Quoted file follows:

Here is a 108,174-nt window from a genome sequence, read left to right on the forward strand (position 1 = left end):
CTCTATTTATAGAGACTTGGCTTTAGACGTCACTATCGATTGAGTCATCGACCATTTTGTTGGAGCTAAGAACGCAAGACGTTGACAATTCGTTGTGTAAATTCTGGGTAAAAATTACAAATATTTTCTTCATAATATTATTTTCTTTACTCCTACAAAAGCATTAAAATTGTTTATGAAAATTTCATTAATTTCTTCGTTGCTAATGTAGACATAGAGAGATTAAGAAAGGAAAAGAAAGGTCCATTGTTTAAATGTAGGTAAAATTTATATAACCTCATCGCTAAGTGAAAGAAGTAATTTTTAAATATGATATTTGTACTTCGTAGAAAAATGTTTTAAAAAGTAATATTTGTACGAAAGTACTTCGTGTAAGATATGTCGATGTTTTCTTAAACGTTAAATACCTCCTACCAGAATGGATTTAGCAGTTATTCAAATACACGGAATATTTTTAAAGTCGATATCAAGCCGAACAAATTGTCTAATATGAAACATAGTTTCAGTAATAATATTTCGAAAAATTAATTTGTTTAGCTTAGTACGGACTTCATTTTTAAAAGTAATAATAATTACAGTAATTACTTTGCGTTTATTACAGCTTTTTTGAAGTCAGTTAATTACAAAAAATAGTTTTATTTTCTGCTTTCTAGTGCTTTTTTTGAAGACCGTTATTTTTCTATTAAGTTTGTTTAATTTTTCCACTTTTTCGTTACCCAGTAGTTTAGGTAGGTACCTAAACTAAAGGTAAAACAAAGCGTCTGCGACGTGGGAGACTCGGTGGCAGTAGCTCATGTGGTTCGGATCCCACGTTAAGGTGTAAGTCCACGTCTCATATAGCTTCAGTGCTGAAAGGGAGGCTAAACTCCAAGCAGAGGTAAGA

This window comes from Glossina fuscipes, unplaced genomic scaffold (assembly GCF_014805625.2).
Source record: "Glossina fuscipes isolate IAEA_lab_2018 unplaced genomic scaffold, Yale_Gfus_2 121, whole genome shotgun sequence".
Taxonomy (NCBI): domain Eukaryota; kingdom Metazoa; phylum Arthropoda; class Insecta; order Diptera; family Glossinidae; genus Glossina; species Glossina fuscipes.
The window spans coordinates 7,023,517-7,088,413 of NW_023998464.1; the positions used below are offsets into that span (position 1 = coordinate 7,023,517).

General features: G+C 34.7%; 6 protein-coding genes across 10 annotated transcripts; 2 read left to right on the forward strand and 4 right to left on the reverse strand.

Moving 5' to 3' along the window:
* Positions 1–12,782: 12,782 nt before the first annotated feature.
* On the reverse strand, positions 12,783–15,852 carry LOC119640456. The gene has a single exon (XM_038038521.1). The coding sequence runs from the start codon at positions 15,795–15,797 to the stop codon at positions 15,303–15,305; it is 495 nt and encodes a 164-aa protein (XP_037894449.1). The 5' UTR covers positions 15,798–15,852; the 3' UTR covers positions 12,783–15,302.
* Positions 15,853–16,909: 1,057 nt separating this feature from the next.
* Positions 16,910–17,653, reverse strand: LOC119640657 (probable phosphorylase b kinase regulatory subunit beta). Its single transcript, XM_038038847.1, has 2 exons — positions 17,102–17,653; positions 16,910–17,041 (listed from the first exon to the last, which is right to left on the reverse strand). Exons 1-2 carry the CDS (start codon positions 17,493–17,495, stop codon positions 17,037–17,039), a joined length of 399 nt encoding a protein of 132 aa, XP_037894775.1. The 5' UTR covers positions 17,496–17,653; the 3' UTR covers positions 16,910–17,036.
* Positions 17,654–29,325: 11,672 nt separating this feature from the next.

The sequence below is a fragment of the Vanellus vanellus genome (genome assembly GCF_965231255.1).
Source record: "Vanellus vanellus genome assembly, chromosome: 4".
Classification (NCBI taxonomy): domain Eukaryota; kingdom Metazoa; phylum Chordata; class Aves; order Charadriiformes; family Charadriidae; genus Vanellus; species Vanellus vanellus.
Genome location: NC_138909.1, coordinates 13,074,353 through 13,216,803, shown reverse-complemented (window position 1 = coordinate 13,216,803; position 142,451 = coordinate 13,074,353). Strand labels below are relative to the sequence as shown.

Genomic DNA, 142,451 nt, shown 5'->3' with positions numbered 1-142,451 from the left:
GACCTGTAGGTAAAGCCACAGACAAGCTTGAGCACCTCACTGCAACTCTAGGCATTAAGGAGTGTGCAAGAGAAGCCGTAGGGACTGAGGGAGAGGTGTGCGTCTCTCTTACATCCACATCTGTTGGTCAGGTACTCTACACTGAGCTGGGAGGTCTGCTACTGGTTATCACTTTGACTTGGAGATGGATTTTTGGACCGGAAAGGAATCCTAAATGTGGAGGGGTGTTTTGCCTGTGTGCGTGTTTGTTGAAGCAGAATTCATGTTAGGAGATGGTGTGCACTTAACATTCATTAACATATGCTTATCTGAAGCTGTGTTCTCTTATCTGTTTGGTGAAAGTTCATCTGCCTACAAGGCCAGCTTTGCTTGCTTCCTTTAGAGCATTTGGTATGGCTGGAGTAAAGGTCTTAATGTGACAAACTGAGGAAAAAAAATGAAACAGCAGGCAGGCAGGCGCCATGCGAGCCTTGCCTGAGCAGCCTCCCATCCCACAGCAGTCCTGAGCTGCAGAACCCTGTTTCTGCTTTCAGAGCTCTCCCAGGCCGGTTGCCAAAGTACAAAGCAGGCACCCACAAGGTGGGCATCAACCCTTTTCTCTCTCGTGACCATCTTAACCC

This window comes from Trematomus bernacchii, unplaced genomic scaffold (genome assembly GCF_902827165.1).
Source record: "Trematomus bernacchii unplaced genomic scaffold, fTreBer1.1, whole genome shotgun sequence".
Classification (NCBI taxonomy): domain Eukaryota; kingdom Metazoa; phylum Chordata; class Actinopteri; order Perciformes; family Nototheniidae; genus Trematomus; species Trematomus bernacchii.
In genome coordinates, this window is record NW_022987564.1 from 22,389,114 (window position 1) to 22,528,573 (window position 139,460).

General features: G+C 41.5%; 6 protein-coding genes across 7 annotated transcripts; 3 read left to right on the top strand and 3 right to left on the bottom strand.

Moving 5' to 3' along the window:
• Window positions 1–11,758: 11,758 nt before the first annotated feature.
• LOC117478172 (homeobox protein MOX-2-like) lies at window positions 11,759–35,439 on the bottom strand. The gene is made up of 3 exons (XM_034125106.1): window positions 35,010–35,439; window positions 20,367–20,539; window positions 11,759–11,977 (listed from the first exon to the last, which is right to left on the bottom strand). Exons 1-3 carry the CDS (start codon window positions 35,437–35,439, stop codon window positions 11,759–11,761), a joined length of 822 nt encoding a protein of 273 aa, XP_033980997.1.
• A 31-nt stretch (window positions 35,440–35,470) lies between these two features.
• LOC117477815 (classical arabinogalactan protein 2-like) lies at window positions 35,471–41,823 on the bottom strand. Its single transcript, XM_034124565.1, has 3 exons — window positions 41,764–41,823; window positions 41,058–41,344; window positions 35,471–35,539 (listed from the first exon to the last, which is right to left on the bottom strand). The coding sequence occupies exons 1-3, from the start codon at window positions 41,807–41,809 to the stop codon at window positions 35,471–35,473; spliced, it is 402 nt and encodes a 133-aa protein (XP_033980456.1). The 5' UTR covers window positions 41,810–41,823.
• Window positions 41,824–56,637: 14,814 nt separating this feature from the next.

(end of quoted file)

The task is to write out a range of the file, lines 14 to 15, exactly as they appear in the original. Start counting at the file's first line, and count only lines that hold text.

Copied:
The sequence below is a fragment of the Vanellus vanellus genome (genome assembly GCF_965231255.1).
Source record: "Vanellus vanellus genome assembly, chromosome: 4".